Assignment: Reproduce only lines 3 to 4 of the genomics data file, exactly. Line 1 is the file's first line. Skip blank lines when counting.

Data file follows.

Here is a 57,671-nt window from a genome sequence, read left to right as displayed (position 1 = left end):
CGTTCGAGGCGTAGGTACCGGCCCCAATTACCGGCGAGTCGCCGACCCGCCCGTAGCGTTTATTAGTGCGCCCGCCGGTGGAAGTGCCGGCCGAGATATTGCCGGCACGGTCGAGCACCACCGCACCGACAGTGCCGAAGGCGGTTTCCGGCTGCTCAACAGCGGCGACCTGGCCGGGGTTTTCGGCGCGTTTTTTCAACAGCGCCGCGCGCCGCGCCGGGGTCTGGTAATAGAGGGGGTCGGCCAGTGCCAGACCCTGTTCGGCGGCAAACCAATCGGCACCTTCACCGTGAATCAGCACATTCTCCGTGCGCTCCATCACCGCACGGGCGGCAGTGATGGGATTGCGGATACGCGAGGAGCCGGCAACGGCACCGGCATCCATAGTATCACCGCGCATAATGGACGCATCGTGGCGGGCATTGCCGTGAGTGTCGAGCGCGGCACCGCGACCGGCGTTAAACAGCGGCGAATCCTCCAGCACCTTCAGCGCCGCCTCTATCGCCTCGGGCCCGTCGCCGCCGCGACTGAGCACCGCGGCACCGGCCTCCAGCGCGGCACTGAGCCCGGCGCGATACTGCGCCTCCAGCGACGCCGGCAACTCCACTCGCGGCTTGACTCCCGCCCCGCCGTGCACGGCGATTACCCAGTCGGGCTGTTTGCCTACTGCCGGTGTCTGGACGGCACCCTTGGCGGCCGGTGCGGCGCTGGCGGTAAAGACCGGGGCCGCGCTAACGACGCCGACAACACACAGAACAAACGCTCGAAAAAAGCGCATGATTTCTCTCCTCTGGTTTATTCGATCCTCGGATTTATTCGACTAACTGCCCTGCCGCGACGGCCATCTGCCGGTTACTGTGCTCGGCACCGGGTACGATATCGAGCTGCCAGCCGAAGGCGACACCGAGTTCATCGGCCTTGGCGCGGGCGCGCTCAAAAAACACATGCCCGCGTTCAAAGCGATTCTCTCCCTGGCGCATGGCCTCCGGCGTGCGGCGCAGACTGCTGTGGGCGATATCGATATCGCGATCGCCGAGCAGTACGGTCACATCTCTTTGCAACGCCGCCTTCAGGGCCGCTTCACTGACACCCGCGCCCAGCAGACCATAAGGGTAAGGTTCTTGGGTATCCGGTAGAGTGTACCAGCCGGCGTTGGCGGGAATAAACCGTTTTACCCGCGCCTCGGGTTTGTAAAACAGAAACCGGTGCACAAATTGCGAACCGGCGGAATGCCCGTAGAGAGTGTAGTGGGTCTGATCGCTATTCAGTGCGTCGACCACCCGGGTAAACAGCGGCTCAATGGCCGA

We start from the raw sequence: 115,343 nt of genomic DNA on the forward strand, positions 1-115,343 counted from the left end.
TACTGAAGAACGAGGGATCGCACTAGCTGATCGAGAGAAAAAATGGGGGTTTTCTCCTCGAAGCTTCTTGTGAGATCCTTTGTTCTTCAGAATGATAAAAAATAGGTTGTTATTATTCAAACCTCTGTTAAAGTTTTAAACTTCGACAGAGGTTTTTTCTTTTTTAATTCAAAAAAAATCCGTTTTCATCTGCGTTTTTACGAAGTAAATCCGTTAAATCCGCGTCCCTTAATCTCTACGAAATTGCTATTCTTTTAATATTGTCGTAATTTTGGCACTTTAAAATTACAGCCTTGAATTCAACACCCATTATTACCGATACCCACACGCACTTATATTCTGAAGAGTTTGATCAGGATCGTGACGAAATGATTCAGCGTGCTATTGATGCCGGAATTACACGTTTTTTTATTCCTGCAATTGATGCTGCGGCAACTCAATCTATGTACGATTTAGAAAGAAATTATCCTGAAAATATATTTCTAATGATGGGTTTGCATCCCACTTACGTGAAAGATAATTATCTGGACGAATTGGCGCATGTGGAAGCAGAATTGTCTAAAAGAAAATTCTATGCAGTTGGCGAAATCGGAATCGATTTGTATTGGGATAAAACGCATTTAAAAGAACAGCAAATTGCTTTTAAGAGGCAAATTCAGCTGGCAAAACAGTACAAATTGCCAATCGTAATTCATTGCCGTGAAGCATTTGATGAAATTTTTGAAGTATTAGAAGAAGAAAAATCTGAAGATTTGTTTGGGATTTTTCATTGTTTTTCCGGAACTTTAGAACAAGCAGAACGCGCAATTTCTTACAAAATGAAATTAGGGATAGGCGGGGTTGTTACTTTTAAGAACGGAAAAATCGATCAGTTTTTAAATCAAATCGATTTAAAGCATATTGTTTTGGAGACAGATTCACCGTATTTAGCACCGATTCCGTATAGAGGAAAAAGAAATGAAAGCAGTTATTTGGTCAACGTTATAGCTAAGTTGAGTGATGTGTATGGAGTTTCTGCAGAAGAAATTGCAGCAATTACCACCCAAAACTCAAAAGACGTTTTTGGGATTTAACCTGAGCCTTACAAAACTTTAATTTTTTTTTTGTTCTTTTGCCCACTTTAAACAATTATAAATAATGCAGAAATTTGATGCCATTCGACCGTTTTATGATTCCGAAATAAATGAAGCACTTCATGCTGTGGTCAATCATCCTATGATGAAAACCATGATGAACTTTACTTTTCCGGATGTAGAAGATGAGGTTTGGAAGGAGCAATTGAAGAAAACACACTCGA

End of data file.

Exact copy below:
We start from the raw sequence: 115,343 nt of genomic DNA on the forward strand, positions 1-115,343 counted from the left end.
TACTGAAGAACGAGGGATCGCACTAGCTGATCGAGAGAAAAAATGGGGGTTTTCTCCTCGAAGCTTCTTGTGAGATCCTTTGTTCTTCAGAATGATAAAAAATAGGTTGTTATTATTCAAACCTCTGTTAAAGTTTTAAACTTCGACAGAGGTTTTTTCTTTTTTAATTCAAAAAAAATCCGTTTTCATCTGCGTTTTTACGAAGTAAATCCGTTAAATCCGCGTCCCTTAATCTCTACGAAATTGCTATTCTTTTAATATTGTCGTAATTTTGGCACTTTAAAATTACAGCCTTGAATTCAACACCCATTATTACCGATACCCACACGCACTTATATTCTGAAGAGTTTGATCAGGATCGTGACGAAATGATTCAGCGTGCTATTGATGCCGGAATTACACGTTTTTTTATTCCTGCAATTGATGCTGCGGCAACTCAATCTATGTACGATTTAGAAAGAAATTATCCTGAAAATATATTTCTAATGATGGGTTTGCATCCCACTTACGTGAAAGATAATTATCTGGACGAATTGGCGCATGTGGAAGCAGAATTGTCTAAAAGAAAATTCTATGCAGTTGGCGAAATCGGAATCGATTTGTATTGGGATAAAACGCATTTAAAAGAACAGCAAATTGCTTTTAAGAGGCAAATTCAGCTGGCAAAACAGTACAAATTGCCAATCGTAATTCATTGCCGTGAAGCATTTGATGAAATTTTTGAAGTATTAGAAGAAGAAAAATCTGAAGATTTGTTTGGGATTTTTCATTGTTTTTCCGGAACTTTAGAACAAGCAGAACGCGCAATTTCTTACAAAATGAAATTAGGGATAGGCGGGGTTGTTACTTTTAAGAACGGAAAAATCGATCAGTTTTTAAATCAAATCGATTTAAAGCATATTGTTTTGGAGACAGATTCACCGTATTTAGCACCGATTCCGTATAGAGGAAAAAGAAATGAAAGCAGTTATTTGGTCAACGTTATAGCTAAGTTGAGTGATGTGTATGGAGTTTCTGCAGAAGAAATTGCAGCAATTACCACCCAAAACTCAAAAGACGTTTTTGGGATTTAACCTGAGCCTTACAAAACTTTAATTTTTTTTTTGTTCTTTTGCCCACTTTAAACAATTATAAATAATGCAGAAATTTGATGCCATTCGACCGTTTTATGATTCCGAAATAAATGAAGCACTTCATGCTGTGGTCAATCATCCTATGATGAAAACCATGATGAACTTTACTTTTCCGGATGTAGAAGATGAGGTTTGGAAGGAGCAATTGAAGAAAACACACTCGA